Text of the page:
Interview: Lame’s pride

August 6, 2014

Lame Charmaine Olebile from Botswana joined Hivos on the “Wanted for Love’ boat during the Amsterdam Gay Pride in 2013. Now, she looks back on an eventful year for the African LGBT movement. A movement that, despite serious setbacks – such as the introduction of draconian anti-gay laws in Nigeria and Uganda – has become more high-profile and assertive than ever.

Wanted For Love

Lame was one of four African activists who visited Hivos last year as part of our ‘Wanted For Love‘ campaign, a joint initiative with Human Rights Watch. “What really made an impression on me in the boat parade was the diversity of the people there. You saw families, children, elderly people … it was clearly a holiday for everyone,” recalls Lame.

Gaining in strength

Despite the gloomy trends that have dominated the past year, the professionalism and visibility of African LGBT organisations has only increased, according to Lame. The result is that more moderate African countries are making increasingly positive statements about LGBT rights. For example, Botswana spoke out recently at a UN meeting against human rights violations on the grounds of a person’s sexual orientation.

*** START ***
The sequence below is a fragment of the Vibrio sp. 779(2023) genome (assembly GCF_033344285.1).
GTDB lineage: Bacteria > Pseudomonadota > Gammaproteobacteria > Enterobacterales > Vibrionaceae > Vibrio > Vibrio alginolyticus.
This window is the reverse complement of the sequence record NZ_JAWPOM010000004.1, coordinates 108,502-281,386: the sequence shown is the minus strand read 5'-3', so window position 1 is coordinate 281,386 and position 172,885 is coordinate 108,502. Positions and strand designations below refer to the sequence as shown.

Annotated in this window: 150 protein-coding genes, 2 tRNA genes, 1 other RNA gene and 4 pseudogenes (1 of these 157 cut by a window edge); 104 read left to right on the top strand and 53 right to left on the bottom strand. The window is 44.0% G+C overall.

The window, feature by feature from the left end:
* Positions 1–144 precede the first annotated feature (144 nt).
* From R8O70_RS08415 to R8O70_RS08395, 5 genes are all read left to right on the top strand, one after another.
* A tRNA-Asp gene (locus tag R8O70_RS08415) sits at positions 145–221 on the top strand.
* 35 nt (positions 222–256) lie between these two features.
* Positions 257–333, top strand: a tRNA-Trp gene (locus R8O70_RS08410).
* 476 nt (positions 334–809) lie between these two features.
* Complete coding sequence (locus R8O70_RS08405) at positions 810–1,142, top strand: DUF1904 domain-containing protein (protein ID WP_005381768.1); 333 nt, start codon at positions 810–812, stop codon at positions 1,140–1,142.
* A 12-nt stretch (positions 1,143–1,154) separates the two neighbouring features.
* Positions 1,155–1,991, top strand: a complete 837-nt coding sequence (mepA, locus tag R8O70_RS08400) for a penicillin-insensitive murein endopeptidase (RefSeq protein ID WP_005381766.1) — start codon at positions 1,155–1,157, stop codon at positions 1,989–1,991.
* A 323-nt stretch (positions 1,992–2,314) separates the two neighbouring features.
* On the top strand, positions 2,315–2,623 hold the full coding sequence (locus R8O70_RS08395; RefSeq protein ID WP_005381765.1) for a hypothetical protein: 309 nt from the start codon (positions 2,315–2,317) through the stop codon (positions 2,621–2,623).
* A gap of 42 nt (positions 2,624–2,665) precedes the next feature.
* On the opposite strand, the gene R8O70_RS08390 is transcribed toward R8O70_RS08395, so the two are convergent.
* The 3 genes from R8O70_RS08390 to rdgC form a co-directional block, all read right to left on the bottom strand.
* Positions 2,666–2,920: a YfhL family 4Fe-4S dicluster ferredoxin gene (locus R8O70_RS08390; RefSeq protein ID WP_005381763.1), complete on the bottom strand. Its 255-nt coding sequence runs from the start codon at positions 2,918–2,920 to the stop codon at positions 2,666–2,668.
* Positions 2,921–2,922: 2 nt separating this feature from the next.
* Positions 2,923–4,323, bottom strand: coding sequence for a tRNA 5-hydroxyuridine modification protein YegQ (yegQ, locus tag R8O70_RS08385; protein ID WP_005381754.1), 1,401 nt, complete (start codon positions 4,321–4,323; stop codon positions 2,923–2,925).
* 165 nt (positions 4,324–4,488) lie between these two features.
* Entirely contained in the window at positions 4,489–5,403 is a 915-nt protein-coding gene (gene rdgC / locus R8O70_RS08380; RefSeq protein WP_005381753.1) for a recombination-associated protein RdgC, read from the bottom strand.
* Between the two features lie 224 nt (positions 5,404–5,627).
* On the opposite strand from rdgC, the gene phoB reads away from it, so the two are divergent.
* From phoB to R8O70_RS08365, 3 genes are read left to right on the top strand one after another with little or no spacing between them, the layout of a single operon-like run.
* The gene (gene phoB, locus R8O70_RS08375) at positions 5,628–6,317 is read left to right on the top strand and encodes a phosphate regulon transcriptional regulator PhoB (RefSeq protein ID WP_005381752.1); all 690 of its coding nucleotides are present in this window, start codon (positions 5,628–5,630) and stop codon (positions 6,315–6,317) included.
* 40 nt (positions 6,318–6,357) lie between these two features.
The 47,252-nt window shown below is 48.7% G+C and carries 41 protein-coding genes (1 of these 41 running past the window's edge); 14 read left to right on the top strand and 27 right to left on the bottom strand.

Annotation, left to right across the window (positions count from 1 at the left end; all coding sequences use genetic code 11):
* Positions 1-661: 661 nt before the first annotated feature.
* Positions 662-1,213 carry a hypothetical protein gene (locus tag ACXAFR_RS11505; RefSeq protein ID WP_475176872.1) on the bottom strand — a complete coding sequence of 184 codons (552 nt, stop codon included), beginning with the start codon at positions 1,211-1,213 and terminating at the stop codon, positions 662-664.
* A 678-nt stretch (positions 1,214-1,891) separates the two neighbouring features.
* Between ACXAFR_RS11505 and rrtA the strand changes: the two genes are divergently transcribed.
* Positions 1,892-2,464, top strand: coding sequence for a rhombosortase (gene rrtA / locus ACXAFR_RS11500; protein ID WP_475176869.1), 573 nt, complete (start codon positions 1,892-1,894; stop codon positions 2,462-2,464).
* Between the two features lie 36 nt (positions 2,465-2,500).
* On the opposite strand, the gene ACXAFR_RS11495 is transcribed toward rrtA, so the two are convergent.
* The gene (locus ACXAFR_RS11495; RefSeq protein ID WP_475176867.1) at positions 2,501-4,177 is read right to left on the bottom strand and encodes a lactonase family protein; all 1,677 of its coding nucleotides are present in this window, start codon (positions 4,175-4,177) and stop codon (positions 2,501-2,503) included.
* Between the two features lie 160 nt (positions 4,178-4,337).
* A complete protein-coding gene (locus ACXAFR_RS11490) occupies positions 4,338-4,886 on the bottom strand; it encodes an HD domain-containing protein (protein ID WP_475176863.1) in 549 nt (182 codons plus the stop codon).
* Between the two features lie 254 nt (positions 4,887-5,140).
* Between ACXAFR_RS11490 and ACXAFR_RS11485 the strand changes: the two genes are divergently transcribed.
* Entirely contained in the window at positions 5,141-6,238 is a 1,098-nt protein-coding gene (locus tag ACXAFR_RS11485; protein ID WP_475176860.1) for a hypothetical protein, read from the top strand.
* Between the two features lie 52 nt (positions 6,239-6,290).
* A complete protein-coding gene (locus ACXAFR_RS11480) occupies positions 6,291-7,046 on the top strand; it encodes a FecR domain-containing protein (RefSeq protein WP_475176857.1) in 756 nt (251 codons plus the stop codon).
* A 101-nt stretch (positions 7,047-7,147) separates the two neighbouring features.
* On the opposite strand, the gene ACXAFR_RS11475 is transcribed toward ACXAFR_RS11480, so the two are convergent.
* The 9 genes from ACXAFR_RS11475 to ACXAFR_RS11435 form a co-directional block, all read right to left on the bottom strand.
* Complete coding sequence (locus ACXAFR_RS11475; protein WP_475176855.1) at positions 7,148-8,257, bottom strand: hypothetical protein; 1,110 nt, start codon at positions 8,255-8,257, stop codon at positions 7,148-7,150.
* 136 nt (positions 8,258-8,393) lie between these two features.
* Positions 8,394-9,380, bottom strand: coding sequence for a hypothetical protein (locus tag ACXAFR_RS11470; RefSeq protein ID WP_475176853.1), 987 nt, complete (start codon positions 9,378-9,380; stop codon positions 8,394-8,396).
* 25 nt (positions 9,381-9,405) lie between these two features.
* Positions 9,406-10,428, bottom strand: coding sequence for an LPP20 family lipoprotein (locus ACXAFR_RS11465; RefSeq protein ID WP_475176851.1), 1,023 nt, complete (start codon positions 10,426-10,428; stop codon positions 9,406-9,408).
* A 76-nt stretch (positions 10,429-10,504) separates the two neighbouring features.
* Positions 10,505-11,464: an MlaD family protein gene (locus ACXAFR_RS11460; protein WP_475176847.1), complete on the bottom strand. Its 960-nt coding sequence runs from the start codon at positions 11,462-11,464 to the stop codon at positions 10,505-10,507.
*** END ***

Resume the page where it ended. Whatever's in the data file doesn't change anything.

“Over the past eighteen months, much has changed. African LGBT organisations have become more visible on the streets, in the courtroom. We saw how activists challenged constitutions and demanded reforms,” said Lame. Last year, her own organisation LEGABIBO (Lesbian, Gay and Bisexuals of Botswana) filed a lawsuit against the government because it refused to register the LGBT organisation.

“The recent successful petition brought by a coalition of Ugandan activists against the 2014 Anti-Homosexuality law was a milestone in my eyes. Three years ago, the movement was still too weak. If such a law had been introduced back then, LGBT people would have certainly kept quiet and remained behind closed doors.”


Unfortunately, this increased visibility also provides a target for public backlash. “As religious fundamentalists intensify their fierce opposition to homosexuality, safety risks for LGBT people also increase,” said Lame.

Lame feels this distressing development shows the importance of safety training for activists, such as the one Hivos set up last year together with support from the National Postcode Lottery. “Safety – physical, emotional, digital, you name it – is one of our highest priorities. When activists can’t protect themselves against threats, they are more or less forced to flee. You can already see that Ugandans are seeking refuge in Kenya, while others leave for Europe. All out of fear that they will have to pay for their activism with violence, or even death.”